I'm training for the merger of Fleur Drive and Locust Street in downtown Des Moines, where four packed lanes of cars slide together and I find myself the lone bike in the middle of dozens of hostile metal boxes. Cars pour in from the suburbs, meshing angrily with the cars pouring in from the airport. Every day. So I'm training for that gap in the mayhem, the ten feet between deadly bumpers where -- with a well-timed jump -- I can tuck my tiny bike and vulnerable body into the flow, slide safely through, and emerge curbside, untouched.
I'm training for Grand Avenue in Des Moines at five o'clock on a Friday, when those same cars back up for blocks, trying desperately to escape downtown. Minivans. Sport-utilities. Coupes. Buses. All motionless, trapped, burning overpriced fuel, their extra horsepower rendered useless by extra size. Drivers who -- like me -- just want to be home, out of their suits, away from the office, free from their jobs, their uniforms, their cars. Only I'm already out of my work clothes, cruising smoothly through the impasse in shorts and a flapping t-shirt, my two wheel track narrow enough for the tiniest gap in this endless parking lot, my two-cylinder engine burning off lunch.
I'm training for the guy on the professional-replica racing bike with matching shorts and jersey, all red, white and blue, who sits in my draft for a mile, pulls through without even a "how's it going?", ignores my hello and jumps out of the saddle to leave me behind. I'm training for the look on his face when, a mile later, he looks back to find me -- baggy shorts, wide tires, loaded panniers and all -- still glued to his official team-issue back wheel. I'm training to have enough breath to say hello again, just to see if he says anything the second time.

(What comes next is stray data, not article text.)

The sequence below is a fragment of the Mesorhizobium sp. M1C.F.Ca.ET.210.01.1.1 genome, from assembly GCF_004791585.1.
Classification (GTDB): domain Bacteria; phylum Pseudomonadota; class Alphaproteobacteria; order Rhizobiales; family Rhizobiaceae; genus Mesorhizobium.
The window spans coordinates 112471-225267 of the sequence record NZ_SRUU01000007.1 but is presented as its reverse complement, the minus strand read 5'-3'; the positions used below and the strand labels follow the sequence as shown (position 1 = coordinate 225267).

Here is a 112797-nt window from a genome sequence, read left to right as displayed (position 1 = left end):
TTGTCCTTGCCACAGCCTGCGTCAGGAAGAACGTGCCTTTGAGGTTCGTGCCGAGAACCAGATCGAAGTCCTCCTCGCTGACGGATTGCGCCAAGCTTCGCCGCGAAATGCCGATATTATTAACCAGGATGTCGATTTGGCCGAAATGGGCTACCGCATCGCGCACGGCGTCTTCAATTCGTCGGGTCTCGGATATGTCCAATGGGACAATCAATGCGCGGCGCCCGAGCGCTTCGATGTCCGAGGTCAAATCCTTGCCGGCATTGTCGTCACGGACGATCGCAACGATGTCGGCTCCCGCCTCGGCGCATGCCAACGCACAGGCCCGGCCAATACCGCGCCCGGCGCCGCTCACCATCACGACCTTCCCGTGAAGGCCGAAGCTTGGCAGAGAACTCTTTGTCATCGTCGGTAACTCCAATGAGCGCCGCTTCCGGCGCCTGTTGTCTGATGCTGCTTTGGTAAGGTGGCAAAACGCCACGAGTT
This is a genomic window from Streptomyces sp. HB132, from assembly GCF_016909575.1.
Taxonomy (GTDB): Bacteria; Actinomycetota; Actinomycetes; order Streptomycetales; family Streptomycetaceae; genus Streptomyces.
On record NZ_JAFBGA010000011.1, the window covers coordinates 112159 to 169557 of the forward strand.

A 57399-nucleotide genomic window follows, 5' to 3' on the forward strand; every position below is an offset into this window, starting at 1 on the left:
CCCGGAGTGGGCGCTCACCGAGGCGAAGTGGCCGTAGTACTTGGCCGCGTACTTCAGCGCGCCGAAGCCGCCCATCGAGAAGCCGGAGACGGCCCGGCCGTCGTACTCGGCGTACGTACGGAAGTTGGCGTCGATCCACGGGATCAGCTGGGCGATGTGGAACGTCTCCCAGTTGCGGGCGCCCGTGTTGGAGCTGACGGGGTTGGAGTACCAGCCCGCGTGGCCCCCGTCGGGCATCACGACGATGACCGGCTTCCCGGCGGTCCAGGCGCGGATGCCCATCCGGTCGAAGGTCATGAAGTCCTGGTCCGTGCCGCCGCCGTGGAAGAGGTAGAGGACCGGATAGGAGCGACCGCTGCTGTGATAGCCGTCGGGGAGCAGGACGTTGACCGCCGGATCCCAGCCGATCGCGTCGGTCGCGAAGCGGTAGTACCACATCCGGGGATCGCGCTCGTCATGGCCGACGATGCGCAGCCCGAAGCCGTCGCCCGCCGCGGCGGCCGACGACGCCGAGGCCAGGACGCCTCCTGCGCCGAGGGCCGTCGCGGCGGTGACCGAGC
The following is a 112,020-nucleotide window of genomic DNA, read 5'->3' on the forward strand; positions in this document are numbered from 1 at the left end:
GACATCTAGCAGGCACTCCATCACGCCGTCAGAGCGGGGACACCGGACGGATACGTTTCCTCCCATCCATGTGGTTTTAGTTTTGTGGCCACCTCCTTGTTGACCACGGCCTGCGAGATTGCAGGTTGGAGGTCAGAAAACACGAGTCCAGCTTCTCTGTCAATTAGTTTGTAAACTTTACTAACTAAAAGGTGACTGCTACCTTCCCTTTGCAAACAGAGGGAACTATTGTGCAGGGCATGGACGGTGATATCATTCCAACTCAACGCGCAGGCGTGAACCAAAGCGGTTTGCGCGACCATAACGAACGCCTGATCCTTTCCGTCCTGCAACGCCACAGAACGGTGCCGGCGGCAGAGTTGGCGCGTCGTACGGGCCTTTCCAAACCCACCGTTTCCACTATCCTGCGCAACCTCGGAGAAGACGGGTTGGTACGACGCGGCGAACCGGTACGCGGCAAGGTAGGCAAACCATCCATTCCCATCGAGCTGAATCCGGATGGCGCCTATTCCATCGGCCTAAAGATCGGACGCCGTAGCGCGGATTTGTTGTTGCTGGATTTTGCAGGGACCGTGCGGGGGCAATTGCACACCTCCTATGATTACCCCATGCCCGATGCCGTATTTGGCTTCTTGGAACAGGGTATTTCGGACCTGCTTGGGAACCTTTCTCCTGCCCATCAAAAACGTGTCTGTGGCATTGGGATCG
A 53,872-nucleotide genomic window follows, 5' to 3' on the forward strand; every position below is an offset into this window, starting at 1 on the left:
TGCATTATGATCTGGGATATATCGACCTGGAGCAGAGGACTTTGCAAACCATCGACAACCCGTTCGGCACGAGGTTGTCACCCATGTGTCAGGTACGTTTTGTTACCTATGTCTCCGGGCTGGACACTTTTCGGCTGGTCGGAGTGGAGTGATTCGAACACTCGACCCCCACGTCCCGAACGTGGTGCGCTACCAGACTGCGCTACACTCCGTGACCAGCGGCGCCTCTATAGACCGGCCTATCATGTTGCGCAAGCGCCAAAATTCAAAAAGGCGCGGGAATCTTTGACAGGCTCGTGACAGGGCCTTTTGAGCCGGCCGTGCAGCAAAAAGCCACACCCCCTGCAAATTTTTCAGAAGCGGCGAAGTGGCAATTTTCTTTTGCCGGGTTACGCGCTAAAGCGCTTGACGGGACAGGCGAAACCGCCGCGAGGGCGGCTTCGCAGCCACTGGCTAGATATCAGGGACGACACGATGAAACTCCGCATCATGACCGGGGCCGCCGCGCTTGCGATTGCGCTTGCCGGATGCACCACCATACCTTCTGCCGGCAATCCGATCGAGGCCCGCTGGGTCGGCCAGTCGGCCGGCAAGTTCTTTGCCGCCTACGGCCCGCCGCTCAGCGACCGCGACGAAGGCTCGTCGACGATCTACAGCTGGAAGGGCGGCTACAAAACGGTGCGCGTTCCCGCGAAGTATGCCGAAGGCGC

I'm training because donuts taste so good.
I'm training for Saturday morning on a quiet stretch of country asphalt, fifteen miles west of Des Moines, where, for just a minute, I catch enough tailwind to shift up to the big ring. A red sun burns through the morning mist, dew gleaming on the cornstalks. A freshly-lubed chain spins silently over a rarely-used gear combination. The hum of rubber on pavement reaches a new, higher pitch. I'm training for that instant where I feel like one of my two-wheeled heroes: ten years younger, twenty pounds lighter, and immeasurably faster.
I'm training for my cardiac stress test in 2027. I will be fifty-five, the age my father was when his heart stopped for good. So I'm training to make that treadmill smoke, to make my cardiologist suck in her breath in surprise. I'm training for the rides Dad will never take, the miles we missed together. I'm training so my wife can ride with more than just memories.
I'm training for November 8, 2052, my 80th birthday. My wife says, "Ride safe," and I reply, "I always do," the same conversation we've had daily for almost sixty years. And, without ceremony, without a crowd, without even a witness, I lift my leg gently over the top tube, and saddle up. I'm training so the neighbors can call me "the nutty old bike guy" when they see me wobble to the end of the block, turn around, and wobble back. And I'm training to do it again the next day.